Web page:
According to ancient Chinese philosophy, the Law of Yin Yang, often written simply as Yin-Yang (阴阳), describes two seemingly contrary yet complimentary, interconnected and interdependent aspects of the same unifying primordial life-force, known as qi (氣). Often pictured as two comma-like symbols swirling into each other, one black and the other white, Yin-Yang represents the ever-changing transitional states of things in nature as well as their tendencies in movement and transformations.

Yin-Yang provides a way to understand all phenomena in nature, particularly when opposing or contradicting forces appear interconnected and interdependent, and give rise to one another. While it is often related to mysticism, at its basic core it is a very sophisticated ancient binary numeral system where symbols reveal all the basic patterns of the continual changing nature of life.

In this system, one broken horizontal line (- -) is equivalent to the number 0 (Yin), and an unbroken horizontal line (—) is equivalent to the number 1 (Yang). When combined in pairs, there are a total of four pairs that represent the 4 basic varying degrees of Yin and Yang, including two in-between stages.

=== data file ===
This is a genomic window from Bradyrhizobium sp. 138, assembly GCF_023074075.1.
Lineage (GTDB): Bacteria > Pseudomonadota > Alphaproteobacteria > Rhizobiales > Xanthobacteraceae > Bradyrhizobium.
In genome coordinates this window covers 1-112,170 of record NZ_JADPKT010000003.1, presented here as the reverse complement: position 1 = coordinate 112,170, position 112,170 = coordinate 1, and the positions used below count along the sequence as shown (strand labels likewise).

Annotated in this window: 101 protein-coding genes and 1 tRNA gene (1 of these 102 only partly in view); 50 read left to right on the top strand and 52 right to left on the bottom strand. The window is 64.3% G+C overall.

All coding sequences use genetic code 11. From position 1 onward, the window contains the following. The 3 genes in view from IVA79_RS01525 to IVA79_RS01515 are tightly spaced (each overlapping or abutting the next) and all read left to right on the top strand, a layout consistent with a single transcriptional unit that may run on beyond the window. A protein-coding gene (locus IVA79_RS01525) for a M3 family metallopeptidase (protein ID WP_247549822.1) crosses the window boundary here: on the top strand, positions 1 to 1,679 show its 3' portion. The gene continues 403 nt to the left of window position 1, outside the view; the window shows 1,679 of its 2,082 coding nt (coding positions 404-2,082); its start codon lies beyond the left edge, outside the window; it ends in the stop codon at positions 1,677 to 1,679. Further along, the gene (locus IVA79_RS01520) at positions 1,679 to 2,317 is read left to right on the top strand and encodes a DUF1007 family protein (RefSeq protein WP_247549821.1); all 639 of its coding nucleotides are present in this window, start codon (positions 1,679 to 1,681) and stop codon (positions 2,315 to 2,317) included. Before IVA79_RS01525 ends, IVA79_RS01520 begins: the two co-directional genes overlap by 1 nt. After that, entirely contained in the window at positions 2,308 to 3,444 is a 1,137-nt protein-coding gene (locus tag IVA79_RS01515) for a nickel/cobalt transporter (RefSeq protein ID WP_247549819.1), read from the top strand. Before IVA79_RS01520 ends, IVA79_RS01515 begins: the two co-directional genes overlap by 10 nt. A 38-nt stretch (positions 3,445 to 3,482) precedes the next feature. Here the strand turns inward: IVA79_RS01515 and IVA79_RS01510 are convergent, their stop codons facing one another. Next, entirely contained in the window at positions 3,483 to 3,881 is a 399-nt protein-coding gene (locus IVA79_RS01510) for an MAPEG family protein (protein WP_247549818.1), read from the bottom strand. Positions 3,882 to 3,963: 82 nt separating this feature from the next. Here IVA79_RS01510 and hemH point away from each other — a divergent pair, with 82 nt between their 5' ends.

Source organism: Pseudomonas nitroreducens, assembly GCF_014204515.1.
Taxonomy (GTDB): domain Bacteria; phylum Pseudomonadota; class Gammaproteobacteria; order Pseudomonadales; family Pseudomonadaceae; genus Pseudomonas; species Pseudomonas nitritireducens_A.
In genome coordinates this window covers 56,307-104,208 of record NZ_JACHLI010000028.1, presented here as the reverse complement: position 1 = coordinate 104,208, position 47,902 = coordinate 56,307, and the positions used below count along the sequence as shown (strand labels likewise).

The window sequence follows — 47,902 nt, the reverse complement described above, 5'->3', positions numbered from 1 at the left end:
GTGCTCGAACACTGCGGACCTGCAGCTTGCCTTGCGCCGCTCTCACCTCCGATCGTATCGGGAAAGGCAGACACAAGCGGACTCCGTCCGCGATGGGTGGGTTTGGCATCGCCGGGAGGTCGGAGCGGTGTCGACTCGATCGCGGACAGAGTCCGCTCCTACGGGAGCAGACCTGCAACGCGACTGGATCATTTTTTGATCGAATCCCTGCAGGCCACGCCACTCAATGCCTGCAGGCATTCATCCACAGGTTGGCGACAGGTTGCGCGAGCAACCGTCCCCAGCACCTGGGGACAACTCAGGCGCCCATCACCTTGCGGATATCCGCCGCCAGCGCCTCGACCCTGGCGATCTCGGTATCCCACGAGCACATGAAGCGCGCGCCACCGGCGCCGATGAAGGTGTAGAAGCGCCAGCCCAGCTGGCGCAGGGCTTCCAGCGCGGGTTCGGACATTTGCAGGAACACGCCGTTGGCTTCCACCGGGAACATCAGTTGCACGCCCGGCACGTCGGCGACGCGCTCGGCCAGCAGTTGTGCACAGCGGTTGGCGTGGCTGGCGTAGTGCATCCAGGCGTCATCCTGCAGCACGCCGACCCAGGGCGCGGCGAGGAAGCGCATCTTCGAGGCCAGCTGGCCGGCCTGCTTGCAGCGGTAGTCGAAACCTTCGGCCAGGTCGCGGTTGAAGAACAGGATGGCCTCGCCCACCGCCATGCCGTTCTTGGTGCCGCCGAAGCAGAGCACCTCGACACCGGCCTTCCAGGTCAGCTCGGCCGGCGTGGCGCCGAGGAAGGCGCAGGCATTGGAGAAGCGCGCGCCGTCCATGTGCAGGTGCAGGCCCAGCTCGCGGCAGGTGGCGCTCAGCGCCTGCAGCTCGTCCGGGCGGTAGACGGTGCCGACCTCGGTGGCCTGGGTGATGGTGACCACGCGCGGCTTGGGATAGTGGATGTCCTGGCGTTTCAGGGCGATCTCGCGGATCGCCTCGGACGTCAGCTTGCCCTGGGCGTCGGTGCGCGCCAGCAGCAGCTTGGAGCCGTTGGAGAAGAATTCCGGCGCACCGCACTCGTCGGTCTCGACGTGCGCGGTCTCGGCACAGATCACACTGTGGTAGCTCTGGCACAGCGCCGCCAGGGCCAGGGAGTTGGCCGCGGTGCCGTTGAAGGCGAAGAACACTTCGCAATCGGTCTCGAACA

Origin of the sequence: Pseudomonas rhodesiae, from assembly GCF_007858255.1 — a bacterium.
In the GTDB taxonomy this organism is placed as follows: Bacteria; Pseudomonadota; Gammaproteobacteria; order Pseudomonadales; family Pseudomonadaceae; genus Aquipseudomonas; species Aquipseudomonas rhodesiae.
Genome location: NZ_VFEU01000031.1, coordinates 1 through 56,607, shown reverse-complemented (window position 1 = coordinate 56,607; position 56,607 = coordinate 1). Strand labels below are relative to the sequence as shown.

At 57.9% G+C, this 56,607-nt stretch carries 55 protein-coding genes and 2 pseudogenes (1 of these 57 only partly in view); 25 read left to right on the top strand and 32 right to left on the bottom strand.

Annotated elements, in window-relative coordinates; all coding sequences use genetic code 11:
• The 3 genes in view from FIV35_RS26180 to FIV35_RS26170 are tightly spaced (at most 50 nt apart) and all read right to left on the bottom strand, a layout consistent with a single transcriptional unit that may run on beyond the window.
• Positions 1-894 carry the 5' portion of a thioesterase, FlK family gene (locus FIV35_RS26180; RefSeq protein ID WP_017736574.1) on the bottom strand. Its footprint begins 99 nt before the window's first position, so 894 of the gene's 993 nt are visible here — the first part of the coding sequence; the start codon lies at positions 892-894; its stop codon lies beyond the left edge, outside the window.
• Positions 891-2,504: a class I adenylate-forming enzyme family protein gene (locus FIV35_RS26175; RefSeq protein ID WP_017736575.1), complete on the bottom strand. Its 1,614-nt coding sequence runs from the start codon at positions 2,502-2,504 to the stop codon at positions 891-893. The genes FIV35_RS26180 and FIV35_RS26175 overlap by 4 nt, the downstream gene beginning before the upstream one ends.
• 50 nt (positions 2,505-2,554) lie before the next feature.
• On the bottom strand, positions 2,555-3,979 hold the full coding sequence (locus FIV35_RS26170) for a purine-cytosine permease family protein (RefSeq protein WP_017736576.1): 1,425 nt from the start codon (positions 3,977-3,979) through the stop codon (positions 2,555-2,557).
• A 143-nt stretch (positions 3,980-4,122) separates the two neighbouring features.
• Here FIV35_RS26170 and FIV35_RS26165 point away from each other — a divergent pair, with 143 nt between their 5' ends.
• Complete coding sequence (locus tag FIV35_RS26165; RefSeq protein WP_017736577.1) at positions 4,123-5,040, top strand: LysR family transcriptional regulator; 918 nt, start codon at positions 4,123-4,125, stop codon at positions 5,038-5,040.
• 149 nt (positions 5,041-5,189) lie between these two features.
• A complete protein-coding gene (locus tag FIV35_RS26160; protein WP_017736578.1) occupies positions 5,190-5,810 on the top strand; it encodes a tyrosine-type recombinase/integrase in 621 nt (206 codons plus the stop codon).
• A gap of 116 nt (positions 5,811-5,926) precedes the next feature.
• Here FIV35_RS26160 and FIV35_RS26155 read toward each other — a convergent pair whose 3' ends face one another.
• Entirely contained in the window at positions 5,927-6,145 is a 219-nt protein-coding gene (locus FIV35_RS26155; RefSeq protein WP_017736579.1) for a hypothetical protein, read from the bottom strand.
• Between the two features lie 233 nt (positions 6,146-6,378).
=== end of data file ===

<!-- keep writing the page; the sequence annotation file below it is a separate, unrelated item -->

Four phases bagua 


Fig. 1- The four phases (Si Xiang) preceeding the eight trigrams (Ba Gua).

 

Adding a third line to each of the four-paired combinations creates the possibility and accuracy encompassed within 8 trigrams. And when two trigrams are added together, a total of 64 hexagrams are possible, providing even a higher degree of sophistication that is representative of the continual transformation of phenomena that is observed ever-unfolding in Nature.

Ancient Chinese drawing of 64 hexagrams.


Fig. 2- Ancient Chinese drawing of 64 hexagrams.

 

 

Yin-Yang and Digital Technology